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The Committee on the Prerogative of Mercy

The Committee on the Prerogative of Mercy

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The Law and You – The Mercy Committee

by Parnel R. Campbell, QC. 2.FEB.07

1. Section 65 of the Constitution of St. Vincent and the Grenadines empowers the Governor General to have mercy upon persons convicted of criminal offences or sentenced for criminal offences.

2. The Governor General exercises the powers of mercy by any of five methods:

a) he can grant an absolute pardon by wiping out the crime entirely so that in the eyes of the law the person had never committed the offence at all;

b) he can grant a conditional pardon, that is, a pardon subject to lawful conditions;{{more}}

c) he can grant a respite, that is, he can suspend the execution of any punishment imposed on a convicted person by a court of law;

d) he can reduce the severity of any punishment imposed by a court of law on any person; or

e) he can remit any punishment imposed on any person by a court of law; in other words, he can shorten any period of imprisonment imposed on any person by a court of law.

3. This is what section 65 of the Constitution states:

“65. (1) The Governor-General may –

a) grant a pardon, either free or subject to lawful conditions, to any person convicted of any offence;

b) grant to any person a respite, either indefinite or for a specified period, of the execution of any punishment imposed on that person for any offence;

c) substitute a less severe form of punishment for any punishment imposed on any person for any offence; or

d) remit the whole or any part of any punishment imposed on any person for any offence or of any penalty or forfeiture otherwise due to the Crown on account of any offence.

(2) The powers of the Governor-General under subsection (1) of this section shall be exercised by him in accordance with the advice of such Minister as may from time to time be designated by the Governor-General acting in accordance with the advice of the Prime Minister.”

4. You will observe what sub-section (2) states. That sub-section means that the Governor-General can only use the powers of mercy on the advice of the Minister who is named by the Prime Minister as Chairman of the Mercy Committee.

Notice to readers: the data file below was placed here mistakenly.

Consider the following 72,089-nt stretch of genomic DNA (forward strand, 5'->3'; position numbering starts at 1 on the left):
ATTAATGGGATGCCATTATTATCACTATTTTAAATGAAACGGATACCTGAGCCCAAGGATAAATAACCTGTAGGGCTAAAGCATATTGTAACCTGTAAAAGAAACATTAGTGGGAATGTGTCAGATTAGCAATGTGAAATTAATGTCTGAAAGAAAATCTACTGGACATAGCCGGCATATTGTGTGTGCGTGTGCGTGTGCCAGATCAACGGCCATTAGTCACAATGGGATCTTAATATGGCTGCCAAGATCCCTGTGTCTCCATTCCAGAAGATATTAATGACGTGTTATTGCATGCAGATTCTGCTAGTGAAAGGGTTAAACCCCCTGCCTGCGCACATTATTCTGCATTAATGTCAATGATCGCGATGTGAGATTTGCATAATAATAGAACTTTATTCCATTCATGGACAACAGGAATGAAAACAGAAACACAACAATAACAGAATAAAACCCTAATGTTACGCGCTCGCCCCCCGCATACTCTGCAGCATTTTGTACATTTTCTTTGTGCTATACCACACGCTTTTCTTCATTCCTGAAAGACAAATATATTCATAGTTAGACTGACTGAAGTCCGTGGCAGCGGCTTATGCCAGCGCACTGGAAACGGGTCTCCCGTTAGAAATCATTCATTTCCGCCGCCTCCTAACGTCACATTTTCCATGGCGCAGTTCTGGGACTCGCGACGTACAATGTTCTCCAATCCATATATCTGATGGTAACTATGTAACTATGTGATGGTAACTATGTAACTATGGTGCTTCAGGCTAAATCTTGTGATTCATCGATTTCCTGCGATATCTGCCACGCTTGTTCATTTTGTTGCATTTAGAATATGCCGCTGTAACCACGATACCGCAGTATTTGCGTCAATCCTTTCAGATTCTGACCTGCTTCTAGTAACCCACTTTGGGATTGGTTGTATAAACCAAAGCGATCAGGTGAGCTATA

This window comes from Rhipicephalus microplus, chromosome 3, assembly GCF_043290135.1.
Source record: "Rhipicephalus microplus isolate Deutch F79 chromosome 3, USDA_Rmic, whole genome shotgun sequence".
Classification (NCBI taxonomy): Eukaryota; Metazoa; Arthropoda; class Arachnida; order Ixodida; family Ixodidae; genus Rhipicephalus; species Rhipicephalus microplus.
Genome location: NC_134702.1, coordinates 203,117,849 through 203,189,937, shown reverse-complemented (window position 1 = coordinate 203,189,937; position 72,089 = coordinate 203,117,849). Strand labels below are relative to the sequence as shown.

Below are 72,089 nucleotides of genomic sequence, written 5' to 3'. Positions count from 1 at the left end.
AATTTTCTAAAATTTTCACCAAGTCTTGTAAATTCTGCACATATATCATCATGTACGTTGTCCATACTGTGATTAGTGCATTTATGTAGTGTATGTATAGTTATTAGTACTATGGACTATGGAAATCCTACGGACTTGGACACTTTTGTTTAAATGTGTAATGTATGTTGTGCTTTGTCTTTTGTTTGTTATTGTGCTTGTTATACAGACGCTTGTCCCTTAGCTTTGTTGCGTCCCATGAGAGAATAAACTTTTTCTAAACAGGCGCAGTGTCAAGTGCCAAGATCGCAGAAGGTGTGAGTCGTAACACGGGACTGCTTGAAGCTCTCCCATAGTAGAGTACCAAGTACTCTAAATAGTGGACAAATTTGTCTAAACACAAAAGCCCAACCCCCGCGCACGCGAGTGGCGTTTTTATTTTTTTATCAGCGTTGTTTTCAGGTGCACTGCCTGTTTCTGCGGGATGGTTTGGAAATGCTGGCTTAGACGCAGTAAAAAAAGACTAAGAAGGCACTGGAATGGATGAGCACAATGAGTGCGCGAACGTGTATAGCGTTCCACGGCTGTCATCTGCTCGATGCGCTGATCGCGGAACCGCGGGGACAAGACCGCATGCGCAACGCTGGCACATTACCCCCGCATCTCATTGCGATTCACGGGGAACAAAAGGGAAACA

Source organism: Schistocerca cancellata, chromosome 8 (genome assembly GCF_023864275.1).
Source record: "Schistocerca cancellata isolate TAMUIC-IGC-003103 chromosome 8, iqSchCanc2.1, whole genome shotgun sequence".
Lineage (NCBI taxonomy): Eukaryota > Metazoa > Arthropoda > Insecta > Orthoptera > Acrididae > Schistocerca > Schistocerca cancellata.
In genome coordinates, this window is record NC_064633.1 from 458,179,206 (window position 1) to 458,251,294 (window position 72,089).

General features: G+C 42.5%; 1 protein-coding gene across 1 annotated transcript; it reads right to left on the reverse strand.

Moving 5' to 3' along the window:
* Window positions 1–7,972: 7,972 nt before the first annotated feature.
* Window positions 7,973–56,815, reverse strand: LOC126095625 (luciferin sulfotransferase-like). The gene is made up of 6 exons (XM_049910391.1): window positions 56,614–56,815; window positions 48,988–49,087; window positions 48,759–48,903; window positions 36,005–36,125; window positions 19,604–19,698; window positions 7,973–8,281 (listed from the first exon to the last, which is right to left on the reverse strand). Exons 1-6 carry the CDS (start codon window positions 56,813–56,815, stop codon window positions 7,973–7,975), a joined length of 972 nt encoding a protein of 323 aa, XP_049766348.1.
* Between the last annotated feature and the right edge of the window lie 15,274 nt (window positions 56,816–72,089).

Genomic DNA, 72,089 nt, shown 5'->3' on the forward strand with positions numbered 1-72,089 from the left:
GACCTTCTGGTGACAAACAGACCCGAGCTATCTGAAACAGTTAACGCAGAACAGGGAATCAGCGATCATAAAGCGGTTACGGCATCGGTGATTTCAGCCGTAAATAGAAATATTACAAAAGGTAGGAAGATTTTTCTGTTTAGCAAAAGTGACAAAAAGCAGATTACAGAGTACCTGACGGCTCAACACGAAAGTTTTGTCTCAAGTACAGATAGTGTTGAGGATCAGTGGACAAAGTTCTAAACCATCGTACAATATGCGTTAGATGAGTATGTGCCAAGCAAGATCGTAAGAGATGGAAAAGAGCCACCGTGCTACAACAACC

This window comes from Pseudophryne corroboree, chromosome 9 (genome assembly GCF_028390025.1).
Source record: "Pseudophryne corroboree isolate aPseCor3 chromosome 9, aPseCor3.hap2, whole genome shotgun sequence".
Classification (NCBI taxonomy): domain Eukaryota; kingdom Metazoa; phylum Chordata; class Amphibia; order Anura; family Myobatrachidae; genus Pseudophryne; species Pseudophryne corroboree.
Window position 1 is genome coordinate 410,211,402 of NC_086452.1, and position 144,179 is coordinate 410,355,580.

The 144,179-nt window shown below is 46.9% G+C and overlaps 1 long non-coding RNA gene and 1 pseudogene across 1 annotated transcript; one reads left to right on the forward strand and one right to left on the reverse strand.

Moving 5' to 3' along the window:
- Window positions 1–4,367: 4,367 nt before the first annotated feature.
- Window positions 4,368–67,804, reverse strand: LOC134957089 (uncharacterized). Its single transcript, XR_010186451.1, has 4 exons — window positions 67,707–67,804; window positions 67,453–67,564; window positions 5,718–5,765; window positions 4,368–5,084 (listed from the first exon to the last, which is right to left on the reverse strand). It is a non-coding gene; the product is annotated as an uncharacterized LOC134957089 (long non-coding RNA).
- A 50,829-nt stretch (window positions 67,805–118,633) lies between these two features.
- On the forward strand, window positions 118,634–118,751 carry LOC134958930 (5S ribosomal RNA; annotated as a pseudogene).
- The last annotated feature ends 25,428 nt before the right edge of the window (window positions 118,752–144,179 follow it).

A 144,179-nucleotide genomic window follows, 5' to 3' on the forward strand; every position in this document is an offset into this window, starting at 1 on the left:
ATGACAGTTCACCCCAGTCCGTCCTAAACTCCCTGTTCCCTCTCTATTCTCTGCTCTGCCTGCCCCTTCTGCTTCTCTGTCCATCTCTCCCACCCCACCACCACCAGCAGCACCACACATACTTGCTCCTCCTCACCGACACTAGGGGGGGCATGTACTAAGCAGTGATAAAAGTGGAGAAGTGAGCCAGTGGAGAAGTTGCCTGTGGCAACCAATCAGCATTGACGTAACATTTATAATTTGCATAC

5. Since Independence in 1979, all Prime Ministers have named themselves as Chairmen of the Mercy Committee:

• The Right Hon. R. Milton Cato

• Sir. James Mitchell

• Dr. the Hon. Ralph E. Gonsalves

6. Section 66 of the Constitution sets out the membership of the Mercy Committee as follows;

(1) The Chairman (Prime Minister)

(2) The Attorney General

(3) A Medical Doctor

(4) A Minister of Religion

(5) One or two other persons, at least one of whom shall be a Minister of Government.

The members of the Mercy Committee are appointed by the Governor-General only on the advice of the Prime Minister.

7. This is what section 66 states:

“66 (1) There shall be an Advisory Committee on the Prerogative of Mercy for Saint Vincent (hereinafter in this section referred to as the Committee) which shall consist of –

a) the Minister for the time being designated under section 65 (2) of this Constitution, who shall be Chairman;

b) the Attorney-General; and

c) not less than three nor more than four other members appointed by the Governor-General by writing under his hand, of whom at least one shall be a Minister and at least one shall be a person entitled to practice in Saint Vincent as a Medical Practitioner.

(2) A member of the Committee appointed under subsection (1) (c) of this section shall hold this seat thereon for such period as may be specified in the instrument by which he was appointed:

Provided that his seat shall become vacant –

a) in the case of a person who at the date of his appointment was a Minister, if he ceases to be a Minister; or

b) in the case of a person who, at the date of his appointment, was entitled to practice in Saint Vincent as a Medical Practitioner, if he ceases to be so entitled; or

c) if the Governor-General, by writing under his hand, so directs.

(3) The Committee may act notwithstanding any vacancy in its membership or the absence of any member and its proceedings shall not be invalidated by the presence or participation of any person not entitled to be present at or to participate in those proceedings.

(4) The Committee may regulate its own procedure.

(5) In the exercise of his functions under this section, the Governor-General shall act in accordance with the advice of the Prime Minister.”

8. Section 67 of the Constitution states as follows:

“67. (1) Where any person has been sentenced to death (otherwise than by a court-martial) for an offence, the Minister for the time being designated under section 65 (2) of this Constitution shall cause a written report of the case from the trial judge (or the Chief Justice, if a report from the trial judge cannot be obtained) together with such other information derived from the record of the case or elsewhere as he may require, to be taken into consideration at a meeting of the Advisory Committee on the Prerogative of Mercy; and after obtaining the advice of the Committee he shall decide in his own deliberate judgment whether to advise the Governor-General to exercise any of his powers under section 65 (1) of this Constitution.